The Forest of Arden, in Shakespeare's 'As you Like it', is an idealised pastoral setting? Discuss.

Essay by 035845High School, 12th grade April 2004

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The idea of the pastoral setting was that it was a retreat to a perfect place, often characterised by innocence, from the world of harsh experience and city society. The absence of unpleasant features, such as illnesses, wickedness and the treachery and shallowness of the courts is also noted, as well as the presence of pleasant features, such as plenteousness of food and kindly weather. Education could sometimes be found in the pastoral setting, where people returned from the forest as changed people, with their wicked flaws eradicated in favour of renewed spirit and generous characteristics. Other features include the fact that it often contains shepherds who pipe, look after their sheep and fall in love.

The Forest of Arden is a refuge from the deceit, hypocrisy and ambition of the court. It is a place of harmony, free from the anger of fathers and brothers, from envy or malice, or the false friendships and "painted pomp" of flattering courtiers.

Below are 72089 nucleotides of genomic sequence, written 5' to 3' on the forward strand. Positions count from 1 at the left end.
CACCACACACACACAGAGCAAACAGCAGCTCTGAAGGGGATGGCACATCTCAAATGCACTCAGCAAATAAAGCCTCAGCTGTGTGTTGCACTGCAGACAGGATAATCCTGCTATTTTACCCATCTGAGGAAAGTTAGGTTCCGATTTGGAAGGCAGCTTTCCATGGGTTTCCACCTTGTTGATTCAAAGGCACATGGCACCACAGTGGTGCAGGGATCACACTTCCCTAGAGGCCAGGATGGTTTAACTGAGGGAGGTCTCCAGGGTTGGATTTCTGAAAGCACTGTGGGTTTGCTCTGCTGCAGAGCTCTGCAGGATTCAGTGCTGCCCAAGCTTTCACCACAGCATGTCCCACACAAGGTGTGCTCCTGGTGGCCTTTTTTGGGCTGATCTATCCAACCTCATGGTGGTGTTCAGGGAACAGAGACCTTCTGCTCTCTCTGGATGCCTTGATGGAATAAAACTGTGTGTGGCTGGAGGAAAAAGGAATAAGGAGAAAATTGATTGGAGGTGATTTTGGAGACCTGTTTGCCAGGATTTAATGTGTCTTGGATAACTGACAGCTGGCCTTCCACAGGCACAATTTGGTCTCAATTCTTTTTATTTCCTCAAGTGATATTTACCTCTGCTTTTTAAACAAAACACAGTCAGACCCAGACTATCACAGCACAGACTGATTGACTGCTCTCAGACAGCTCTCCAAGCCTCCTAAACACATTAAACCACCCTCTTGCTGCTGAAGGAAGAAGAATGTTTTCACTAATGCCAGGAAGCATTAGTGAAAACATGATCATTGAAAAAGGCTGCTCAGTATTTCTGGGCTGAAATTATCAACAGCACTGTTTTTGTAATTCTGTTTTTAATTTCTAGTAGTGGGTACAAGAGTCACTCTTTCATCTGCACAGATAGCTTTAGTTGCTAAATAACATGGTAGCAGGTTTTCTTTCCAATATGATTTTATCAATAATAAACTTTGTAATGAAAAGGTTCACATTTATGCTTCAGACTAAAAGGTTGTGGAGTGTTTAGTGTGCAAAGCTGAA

It fosters regeneration and reconciliation, as characters are changed by their experiences and discover truths about themselves and others. In respect of the kindly weather mentioned above, 'As You Like It' does not feature this, but rather the "churlish chiding of the winter's wind". However, even though the natural conditions are hard, the forest is still preferable to the "envious" court, where comfort is combined with cruelty. In these details the forest does seem very much like a pastoral setting, however, to be truly an idealised pastoral setting, the forest must have nothing in common with the court or town life.

In the town, the treachery is clear through the disloyalty the Duke shows when talking to Oliver. He unfairly blames Oliver for Orlando's disappearance and therefore his daughters as well, and threatens to "seize" his lands if he does...